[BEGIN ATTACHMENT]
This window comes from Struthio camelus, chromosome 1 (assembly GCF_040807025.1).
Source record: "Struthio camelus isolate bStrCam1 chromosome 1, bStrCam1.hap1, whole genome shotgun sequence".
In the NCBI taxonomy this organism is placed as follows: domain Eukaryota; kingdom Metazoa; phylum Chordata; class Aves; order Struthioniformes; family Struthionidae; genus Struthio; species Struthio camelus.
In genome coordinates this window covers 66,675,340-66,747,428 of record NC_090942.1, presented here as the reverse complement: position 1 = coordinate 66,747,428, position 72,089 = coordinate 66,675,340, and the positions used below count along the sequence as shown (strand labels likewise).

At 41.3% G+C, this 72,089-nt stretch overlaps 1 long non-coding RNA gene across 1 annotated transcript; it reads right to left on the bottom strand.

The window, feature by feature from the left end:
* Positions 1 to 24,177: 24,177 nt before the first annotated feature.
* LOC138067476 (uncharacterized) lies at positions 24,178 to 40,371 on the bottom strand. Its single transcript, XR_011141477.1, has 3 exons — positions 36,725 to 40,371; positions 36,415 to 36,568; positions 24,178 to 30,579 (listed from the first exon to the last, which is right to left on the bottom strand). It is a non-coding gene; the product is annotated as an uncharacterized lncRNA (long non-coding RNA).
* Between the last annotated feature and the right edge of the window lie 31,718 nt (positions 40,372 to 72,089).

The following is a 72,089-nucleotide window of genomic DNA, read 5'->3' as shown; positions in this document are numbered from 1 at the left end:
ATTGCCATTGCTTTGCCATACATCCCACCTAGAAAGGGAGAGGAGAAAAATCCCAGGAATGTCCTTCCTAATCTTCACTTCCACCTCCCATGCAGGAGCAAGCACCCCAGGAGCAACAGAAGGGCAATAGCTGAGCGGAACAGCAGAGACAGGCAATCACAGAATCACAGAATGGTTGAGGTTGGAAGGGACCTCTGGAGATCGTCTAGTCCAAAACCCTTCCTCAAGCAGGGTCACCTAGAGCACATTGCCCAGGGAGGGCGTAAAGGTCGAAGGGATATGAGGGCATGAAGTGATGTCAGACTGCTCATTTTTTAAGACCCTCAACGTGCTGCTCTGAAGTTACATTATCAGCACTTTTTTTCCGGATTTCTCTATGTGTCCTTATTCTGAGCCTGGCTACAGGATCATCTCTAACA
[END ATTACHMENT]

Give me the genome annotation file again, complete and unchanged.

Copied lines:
This window comes from Struthio camelus, chromosome 1 (assembly GCF_040807025.1).
Source record: "Struthio camelus isolate bStrCam1 chromosome 1, bStrCam1.hap1, whole genome shotgun sequence".
In the NCBI taxonomy this organism is placed as follows: domain Eukaryota; kingdom Metazoa; phylum Chordata; class Aves; order Struthioniformes; family Struthionidae; genus Struthio; species Struthio camelus.
In genome coordinates this window covers 66,675,340-66,747,428 of record NC_090942.1, presented here as the reverse complement: position 1 = coordinate 66,747,428, position 72,089 = coordinate 66,675,340, and the positions used below count along the sequence as shown (strand labels likewise).

At 41.3% G+C, this 72,089-nt stretch overlaps 1 long non-coding RNA gene across 1 annotated transcript; it reads right to left on the bottom strand.

The window, feature by feature from the left end:
* Positions 1 to 24,177: 24,177 nt before the first annotated feature.
* LOC138067476 (uncharacterized) lies at positions 24,178 to 40,371 on the bottom strand. Its single transcript, XR_011141477.1, has 3 exons — positions 36,725 to 40,371; positions 36,415 to 36,568; positions 24,178 to 30,579 (listed from the first exon to the last, which is right to left on the bottom strand). It is a non-coding gene; the product is annotated as an uncharacterized lncRNA (long non-coding RNA).
* Between the last annotated feature and the right edge of the window lie 31,718 nt (positions 40,372 to 72,089).

The following is a 72,089-nucleotide window of genomic DNA, read 5'->3' as shown; positions in this document are numbered from 1 at the left end:
ATTGCCATTGCTTTGCCATACATCCCACCTAGAAAGGGAGAGGAGAAAAATCCCAGGAATGTCCTTCCTAATCTTCACTTCCACCTCCCATGCAGGAGCAAGCACCCCAGGAGCAACAGAAGGGCAATAGCTGAGCGGAACAGCAGAGACAGGCAATCACAGAATCACAGAATGGTTGAGGTTGGAAGGGACCTCTGGAGATCGTCTAGTCCAAAACCCTTCCTCAAGCAGGGTCACCTAGAGCACATTGCCCAGGGAGGGCGTAAAGGTCGAAGGGATATGAGGGCATGAAGTGATGTCAGACTGCTCATTTTTTAAGACCCTCAACGTGCTGCTCTGAAGTTACATTATCAGCACTTTTTTTCCGGATTTCTCTATGTGTCCTTATTCTGAGCCTGGCTACAGGATCATCTCTAACA